“Strength is the mother of all qualities”, Tudor Bompa, the father of periodization, once said.
Greater strength increases your performance in absolutely everything. It’s easy to see how getting stronger can help you lift heavy things, punch people harder, etc. but it also helps you in not so intuitive ways.
Although we value and practice the training of endurance, power, speed, agility, balance, coordination, accuracy, flexibility, and stamina, we consider strength to be the mother of them all.
One way more strength helps you is that the perceived level of exertion goes down. A team of Norwegian scientists did an interesting study in which they put elite endurance athletes on a pure strength regime: 4 sets of 4 repetitions of heavy squats. At the end of the study, all the guys were stronger and could jump higher. But what surprised them was that the athletes ran faster and race times went down. It doesn’t matter what you are trying to achieve, strength is the number one attribute to train. When in doubt, get stronger.
The key mistake strength and conditioning coaches make when they are training an athlete is forgetting that strength is the master quality. Prof. Leonid Matveev, one of the foremost Russian sports scientists, stated that strength is the foundation for all the other physical qualities. “Be what you choose to be, but be strong first!”, he said. People have forgotten that fact.
Fashions come and go. Right now, corrective exercises and metabolic conditioning are fashionable. A little earlier it was “functional training,” and soon it will be something else. This doesn’t mean that metabolic training or correctives don’t have value. They obviously do—but strength is the mother quality. It should never be out of style.
It’s entertaining to watch people who are very weak do a lot of repetitions with light weight, trying to develop strength endurance. But before worrying about strength endurance, why don’t you build some strength to endure? Why did strength coaches and athletes step away from strength development? Because they have been distracted by the “shiny new thing”.
The second biggest error is seeking more and more conditioning. The sad thing about conditioning is it is a quality that disappears quite quickly. What is strange about brute, absolute strength is that it stays. Literally, if you couldn’t lift for years because of illness and injuries, when you are finally able to lift again, your strength numbers return rapidly. Strength does not evaporate, it stays. Conditioning disappears rapidly.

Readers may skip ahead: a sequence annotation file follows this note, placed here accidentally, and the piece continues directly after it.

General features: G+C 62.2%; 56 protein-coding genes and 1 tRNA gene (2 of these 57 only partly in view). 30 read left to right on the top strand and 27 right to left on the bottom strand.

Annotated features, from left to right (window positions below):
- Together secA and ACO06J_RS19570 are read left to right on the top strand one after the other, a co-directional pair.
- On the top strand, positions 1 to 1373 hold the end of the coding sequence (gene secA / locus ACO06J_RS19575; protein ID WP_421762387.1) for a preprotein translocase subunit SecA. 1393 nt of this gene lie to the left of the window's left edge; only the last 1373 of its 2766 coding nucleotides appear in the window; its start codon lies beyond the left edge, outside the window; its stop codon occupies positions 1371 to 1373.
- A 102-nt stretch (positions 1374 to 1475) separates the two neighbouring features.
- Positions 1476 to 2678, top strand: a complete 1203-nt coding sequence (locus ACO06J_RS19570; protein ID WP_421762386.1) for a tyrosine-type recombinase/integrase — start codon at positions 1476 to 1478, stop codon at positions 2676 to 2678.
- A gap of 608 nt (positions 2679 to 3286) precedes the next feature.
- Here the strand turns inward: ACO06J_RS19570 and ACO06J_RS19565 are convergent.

Another coaching mistake is disregarding general strength exercises like deadlifts and cleans and doing nothing but loaded variations of athletic movements, “sport specific” exercises. This type of training may have its place in a highly experienced athlete’s regimen. But unless you are knocking on the door of competing at the national level, you do not need these “sport specific” exercises. Just do general strength preparation and practice your skill or your sport.
Whenever you sprint, jump, or throw, you’re always overcoming inertia. What makes you overcome inertia? Getting stronger. A lot of people miss the point that you really have to build a base before you can specialize.
Get stronger and build muscle for Crossfit
Many guys who got into Crossfit did not do so with the intention of becoming a more “functionally fit” human being. The goal of covering every aspect of fitness so that they could handle any task life threw at them was possibly not the sole reason for embarking on such a testing fitness regimen. Rather, it was to look like Rich Froning, Dan Bailey or Jason Khalipa…and what’s so wrong with that?
But firstly, if you are naturally skinny, Crossfit will not make you bigger.
Secondly, the only people who are genuinely content with having a six-pack are the ones who were big (and tubby) to begin with, who then worked their way down to being lean. If you were svelte from day one, then you’re not content with being shredded, because it’s always been easy for you to accomplish. By that same token you will also likely be the guy who has never been strong.
Despite the wide array of physical skills that are necessary to exceed in Crossfit, there is one that will carry over to the highest to all other physical disciplines, maximal strength. The benefits of improved maximal strength are vast, but due to the high number of physical skills the successful Crossfitian must possess and the high level of stimulus being provided to their bodies, it is both possible and necessary to develop strength in the most economical manner possible.
The benefits of increased maximal strength manifest themselves in many ways during the Crossfit Games: the two most notable are increased force production and improved strength reserve. The stronger a muscle is, the more force it is capable of producing; the more force is being produced, the farther each step will carry you, the more powerful each swim stroke is and the higher each jump will be, in addition to many other movements being improved. Strength reserve is the difference created between maximal strength and the strength needed to perform certain physical tasks. For example, in the Triplet Sprint, a Crossfit Games Crossfit Games event where women are required to do 4 sets of 10 deadlifts with 75 kg interspersed by muscle ups, sit-ups and sprinting. The less the 75 kg represents of that athlete’s maximum, the faster they will be able to do the reps and the less energy they will spend doing them.